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Recording with Guitar Rig

Posted: September 5th, 2012, 1:52 pm
by caliban4
I have Guitar Rig 5 and would like to record a track with it without having to input a dry signal and then applying it like an effect. I would prefer to just play what amp model I choose over a backing track and hear it in real time. Can anyone recommend what recording software would work like this and how it would be set up.

I tried Audacity which recognises a clean signal when I use a USB cable link from the guitar or which recognises my Digitech RP255. However, Audacity only seems to give me the option to use GR like an effect applied to the recorded dry signal after. I just want a simple set up to record over a backing track without having to fiddle with after effects.

I tried Cubase but the drivers seem to be mutually exclusive so I can't use both together.

I have pro tools le but that only runs with the 11 rack and I can't seem to manually configure it to any other interface because it only comes on with the 11 rack. I don't want to use the 11 rack for recording...the setup is mainly for recording on the fly with a laptop and when i am mobile.

Re: Recording with Guitar Rig

Posted: September 12th, 2012, 1:13 pm
by rparker
Reaper will do it. You have to set it up as an "Input FX". When you arm a track in Reaper, a second "fx" button appears. This is the input effects. Using Guitar Rig in this manner actually records the wet signal.

If you use the standard way in Reaper, it will record the dry signal, but it will seem like it's recording wet as long as the regular effects plug-in button is enabled and Guitar Rig was selected. You can Render the track, which creates a wet track or you can render the output kind of like Boucne fashion in Pro Tools.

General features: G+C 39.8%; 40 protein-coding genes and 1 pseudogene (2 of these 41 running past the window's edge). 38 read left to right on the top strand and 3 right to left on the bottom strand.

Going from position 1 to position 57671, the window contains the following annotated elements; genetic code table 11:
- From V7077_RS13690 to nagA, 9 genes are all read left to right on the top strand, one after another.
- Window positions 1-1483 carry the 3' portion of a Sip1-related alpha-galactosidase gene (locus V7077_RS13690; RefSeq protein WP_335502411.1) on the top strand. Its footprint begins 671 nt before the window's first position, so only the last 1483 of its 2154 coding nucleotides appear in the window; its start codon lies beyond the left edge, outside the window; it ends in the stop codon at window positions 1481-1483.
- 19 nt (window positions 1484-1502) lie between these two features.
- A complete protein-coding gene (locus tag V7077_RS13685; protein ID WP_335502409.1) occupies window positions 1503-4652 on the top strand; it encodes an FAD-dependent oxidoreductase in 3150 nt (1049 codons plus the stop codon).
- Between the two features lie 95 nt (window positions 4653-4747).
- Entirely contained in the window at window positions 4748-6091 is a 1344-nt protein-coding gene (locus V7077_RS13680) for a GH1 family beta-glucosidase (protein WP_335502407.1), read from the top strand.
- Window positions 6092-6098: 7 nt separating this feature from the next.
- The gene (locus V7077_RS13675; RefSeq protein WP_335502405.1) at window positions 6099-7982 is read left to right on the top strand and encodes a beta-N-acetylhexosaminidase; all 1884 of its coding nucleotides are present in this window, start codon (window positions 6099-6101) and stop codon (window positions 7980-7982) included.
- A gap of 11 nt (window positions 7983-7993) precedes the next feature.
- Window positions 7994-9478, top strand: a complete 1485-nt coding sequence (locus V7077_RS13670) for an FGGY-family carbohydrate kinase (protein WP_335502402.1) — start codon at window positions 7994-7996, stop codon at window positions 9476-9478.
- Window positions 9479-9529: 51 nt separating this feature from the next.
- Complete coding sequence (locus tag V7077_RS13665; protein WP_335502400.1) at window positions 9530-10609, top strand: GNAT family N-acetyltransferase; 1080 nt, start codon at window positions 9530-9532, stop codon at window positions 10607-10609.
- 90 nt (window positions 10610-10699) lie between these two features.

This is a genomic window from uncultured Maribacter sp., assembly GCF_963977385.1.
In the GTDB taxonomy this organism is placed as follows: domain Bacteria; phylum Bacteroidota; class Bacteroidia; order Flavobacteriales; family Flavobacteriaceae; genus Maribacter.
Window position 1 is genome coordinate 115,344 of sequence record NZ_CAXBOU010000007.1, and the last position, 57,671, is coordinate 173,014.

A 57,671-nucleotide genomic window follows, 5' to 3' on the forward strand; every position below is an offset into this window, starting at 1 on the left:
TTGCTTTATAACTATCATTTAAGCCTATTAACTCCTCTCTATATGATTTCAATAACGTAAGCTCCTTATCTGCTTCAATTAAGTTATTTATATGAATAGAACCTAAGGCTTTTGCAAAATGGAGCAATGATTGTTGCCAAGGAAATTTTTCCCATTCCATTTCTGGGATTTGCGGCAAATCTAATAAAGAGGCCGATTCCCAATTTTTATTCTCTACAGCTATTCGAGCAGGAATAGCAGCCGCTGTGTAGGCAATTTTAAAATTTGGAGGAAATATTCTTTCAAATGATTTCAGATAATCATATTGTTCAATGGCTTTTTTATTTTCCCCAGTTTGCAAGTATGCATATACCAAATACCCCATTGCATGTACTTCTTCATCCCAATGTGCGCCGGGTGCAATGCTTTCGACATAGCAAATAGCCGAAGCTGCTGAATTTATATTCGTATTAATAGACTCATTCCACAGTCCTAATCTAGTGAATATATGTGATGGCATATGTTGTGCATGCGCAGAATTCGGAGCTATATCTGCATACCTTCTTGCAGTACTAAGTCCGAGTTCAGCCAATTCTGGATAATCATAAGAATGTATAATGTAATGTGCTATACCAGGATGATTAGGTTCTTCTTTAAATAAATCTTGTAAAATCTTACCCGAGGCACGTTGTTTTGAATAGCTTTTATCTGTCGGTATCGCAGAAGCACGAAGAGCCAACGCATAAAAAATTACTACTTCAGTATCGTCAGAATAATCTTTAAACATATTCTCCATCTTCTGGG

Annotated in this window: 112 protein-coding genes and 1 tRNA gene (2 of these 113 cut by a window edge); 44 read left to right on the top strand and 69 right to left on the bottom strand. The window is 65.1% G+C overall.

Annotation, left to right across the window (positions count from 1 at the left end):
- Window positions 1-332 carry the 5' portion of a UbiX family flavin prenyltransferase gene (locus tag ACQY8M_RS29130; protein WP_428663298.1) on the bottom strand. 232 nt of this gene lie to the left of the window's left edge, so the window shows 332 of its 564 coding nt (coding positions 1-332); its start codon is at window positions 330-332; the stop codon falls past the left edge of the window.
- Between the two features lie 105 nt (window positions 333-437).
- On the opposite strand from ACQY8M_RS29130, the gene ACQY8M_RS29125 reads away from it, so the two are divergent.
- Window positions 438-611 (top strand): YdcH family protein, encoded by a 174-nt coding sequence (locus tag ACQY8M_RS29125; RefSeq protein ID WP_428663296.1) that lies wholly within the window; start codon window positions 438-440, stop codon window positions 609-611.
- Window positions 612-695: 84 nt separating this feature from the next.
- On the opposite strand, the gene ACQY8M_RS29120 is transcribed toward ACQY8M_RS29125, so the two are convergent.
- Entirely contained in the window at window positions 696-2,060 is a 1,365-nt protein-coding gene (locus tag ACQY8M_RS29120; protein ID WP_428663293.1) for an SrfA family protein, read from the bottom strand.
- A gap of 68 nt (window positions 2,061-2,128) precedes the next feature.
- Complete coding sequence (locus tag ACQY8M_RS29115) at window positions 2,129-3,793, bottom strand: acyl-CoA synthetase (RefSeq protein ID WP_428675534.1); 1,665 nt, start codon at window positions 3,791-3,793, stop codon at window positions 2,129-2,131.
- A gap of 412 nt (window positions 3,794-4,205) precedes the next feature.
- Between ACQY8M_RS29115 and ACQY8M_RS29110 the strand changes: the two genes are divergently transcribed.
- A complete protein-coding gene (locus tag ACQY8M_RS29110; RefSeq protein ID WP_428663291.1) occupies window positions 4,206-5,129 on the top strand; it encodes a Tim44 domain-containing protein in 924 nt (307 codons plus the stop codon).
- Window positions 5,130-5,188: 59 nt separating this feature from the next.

It's easiest to think about it this way. Guitar Rig by itself uses the ASIO connected input, which is whatever you plugged into the USB. when you have recording software open, guitar Rig has to use that program's ASIO connection. I use Reaper, as I stated above. What this means is that Reaper is sending Guitar Rig the signal. Not ASIO. Guitar Rig returns the signal back to Reaper. Reaper returns it to the soundsystem via ASIO somewhere in that chain. Guitar Rig is isolated from ASIO from what I understand.

The reason that your RP255 worked is that it was the interface pre-USB. The recording software is taking that signal (using ASIO to do so). Guitar Rig never is and never was an interface. Just a bit of software using ASIO exactly how Reaper uses it. Just for different purposes.

For Audacity, see if there's an input fx chain? Reaper is dirt cheap, btw. $40 - $60?

Re: Recording with Guitar Rig

Posted: September 12th, 2012, 2:08 pm
by boxboy
I don't believe Audacity can use any plugin (Guitar Rig, a reverb, what ever) on the fly for a wet recording. You can only hear and record a dry signal and then apply effects post recording.

I'm with Roy, buy Reaper. It's great value for the price and you'll get the functionality you want: You'll be able to hear and record the wet signal.

Re: Recording with Guitar Rig

Posted: September 13th, 2012, 5:35 am
by caliban4
Thanks, guys. I downloaded the trial version of reaper to check it out first and you are correct, it did work with GR as an effect plug in. Took a while to configure the drivers because ASIO seems like a dedicated driver and can't be used when other audio programs are running. I also tried the expeimental windows driver, half expecting it not to work, but it did as well.

Reaper is perfect for my needs and I will buy it, moreseo because I appreciate the honour system the people at reaper put in place for the use of the software. Kinda smart when you consider that you essentially buy the program or if not, you sell out your honour.

The only thing I will bitch about is that the importation of an mp3 track or other audio track should be more straightforward in the file menu rather than having to go through several steps to do this.

Re: Recording with Guitar Rig

Posted: September 13th, 2012, 6:11 am
by rparker
Glad it worked. :)